When the UK lost PSW, institutions that committed to continuing to work in India had to refocus their marketing message somewhere else. Some institutions focussed on integrated work placements to appeal to the PGT market showing responsiveness and flexibility in meeting the market demands in the development of their course portfolio. Others pivoted to focus on an underperforming segment, the UG market,where the target audience is less influenced by changing rules and regulations around stay-back options and are more interested in a high-quality learning environment. Since this group requires direct outreach to high schools and engagement with key student influencers, that is, counsellors and parents, it can take up to 3 years to develop a university’s UG pipeline. These are some examples of the strategic and tactical changes that institutions took to offset the impact of the loss of PSW.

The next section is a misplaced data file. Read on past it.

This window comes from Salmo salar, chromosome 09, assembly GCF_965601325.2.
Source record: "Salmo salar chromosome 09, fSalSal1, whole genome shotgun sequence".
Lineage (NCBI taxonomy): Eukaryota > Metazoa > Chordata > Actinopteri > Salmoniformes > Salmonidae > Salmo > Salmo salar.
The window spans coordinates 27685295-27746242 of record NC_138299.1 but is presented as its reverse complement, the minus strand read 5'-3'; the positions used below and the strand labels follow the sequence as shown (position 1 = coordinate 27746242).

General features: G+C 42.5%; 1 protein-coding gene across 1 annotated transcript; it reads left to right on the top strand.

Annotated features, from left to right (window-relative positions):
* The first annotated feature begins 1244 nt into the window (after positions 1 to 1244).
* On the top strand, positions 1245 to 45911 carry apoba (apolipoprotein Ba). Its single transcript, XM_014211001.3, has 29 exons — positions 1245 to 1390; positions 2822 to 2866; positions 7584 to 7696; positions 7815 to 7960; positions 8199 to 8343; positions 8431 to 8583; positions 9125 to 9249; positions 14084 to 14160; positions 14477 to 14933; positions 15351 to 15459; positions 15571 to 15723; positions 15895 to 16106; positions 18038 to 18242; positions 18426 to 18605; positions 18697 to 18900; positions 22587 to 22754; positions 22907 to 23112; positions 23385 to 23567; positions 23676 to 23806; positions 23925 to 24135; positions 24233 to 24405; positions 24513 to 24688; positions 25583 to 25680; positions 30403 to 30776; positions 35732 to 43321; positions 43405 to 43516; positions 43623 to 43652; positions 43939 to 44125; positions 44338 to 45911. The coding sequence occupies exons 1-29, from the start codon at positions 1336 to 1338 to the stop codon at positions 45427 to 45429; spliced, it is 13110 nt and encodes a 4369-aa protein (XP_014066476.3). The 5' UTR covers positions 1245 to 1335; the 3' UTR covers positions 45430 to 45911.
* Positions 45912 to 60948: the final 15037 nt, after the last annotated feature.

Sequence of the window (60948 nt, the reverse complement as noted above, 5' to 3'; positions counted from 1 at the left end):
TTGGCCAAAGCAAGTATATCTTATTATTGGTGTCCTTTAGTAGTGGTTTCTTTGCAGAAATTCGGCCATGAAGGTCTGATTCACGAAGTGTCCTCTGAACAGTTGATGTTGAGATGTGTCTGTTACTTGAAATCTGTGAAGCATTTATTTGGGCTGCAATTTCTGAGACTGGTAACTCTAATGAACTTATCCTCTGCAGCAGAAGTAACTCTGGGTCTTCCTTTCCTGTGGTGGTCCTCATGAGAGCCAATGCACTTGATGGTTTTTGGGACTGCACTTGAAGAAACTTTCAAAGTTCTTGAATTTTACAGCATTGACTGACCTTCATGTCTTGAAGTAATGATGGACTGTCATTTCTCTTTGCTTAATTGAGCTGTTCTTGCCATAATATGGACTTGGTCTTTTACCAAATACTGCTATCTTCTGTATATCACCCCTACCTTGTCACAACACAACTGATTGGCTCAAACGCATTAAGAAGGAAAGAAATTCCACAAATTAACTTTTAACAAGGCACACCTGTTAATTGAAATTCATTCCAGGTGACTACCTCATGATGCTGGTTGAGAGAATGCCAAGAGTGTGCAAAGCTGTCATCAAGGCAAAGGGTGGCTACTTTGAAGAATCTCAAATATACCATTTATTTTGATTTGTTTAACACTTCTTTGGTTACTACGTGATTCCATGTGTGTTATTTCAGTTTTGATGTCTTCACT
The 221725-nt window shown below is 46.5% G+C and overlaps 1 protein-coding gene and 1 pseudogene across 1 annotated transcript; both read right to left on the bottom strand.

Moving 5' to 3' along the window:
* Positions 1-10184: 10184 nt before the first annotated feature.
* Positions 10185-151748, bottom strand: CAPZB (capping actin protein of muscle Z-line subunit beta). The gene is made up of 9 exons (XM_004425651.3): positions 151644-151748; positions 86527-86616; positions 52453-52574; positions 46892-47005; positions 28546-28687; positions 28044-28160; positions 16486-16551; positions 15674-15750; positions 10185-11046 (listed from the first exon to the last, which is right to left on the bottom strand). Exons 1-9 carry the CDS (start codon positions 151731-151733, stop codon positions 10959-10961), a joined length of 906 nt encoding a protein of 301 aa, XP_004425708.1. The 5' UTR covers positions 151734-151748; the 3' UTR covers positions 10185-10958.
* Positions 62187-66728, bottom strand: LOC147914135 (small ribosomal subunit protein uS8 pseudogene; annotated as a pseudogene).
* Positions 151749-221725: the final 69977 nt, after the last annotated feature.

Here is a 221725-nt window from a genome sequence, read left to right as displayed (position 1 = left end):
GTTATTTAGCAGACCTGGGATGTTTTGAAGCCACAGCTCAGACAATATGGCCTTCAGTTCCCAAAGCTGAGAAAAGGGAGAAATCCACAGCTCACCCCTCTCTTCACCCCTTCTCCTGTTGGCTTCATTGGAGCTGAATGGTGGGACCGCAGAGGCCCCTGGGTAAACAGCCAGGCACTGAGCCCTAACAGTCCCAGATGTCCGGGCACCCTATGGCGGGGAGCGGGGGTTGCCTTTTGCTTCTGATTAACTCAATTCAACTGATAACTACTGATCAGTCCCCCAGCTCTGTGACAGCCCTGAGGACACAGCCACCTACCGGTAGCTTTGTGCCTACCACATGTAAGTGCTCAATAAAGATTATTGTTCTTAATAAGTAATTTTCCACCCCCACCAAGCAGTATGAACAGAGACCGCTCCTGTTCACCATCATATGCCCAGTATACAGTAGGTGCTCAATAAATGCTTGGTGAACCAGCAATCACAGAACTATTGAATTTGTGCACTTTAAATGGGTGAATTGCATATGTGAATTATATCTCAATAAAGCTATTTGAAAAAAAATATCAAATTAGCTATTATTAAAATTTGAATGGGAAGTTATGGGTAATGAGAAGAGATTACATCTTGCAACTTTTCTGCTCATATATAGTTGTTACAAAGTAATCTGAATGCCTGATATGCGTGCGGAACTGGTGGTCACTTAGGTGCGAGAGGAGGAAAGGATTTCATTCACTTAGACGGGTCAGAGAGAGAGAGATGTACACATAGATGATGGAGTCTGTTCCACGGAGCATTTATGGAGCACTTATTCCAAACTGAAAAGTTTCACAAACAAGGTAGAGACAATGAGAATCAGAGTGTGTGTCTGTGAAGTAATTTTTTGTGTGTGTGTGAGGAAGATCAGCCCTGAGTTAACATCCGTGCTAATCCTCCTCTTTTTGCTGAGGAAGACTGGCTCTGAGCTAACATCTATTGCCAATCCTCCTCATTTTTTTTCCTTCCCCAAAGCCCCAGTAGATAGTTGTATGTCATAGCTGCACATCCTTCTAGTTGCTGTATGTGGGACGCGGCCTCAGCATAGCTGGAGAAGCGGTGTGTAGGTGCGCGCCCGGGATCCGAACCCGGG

Institutions must recognise that their marketing message needs to have a clear distinction between PSW and PR since they are very different drivers for student mobility. PSW is attractive to students in building a career with a global outlook and enhancing their professional profile. On the other hand, students who are interested in PR are looking for permanent relocation possibly with their extended family and the drivers, aspirations and needs of these two groups are distinct and countries and institutions have to frame their marketing messages in very different ways to ensure both the students and themselves are making informed decisions that align with their objectives. An example of a country that is consciously pivoting from PR to PSW is New Zealand.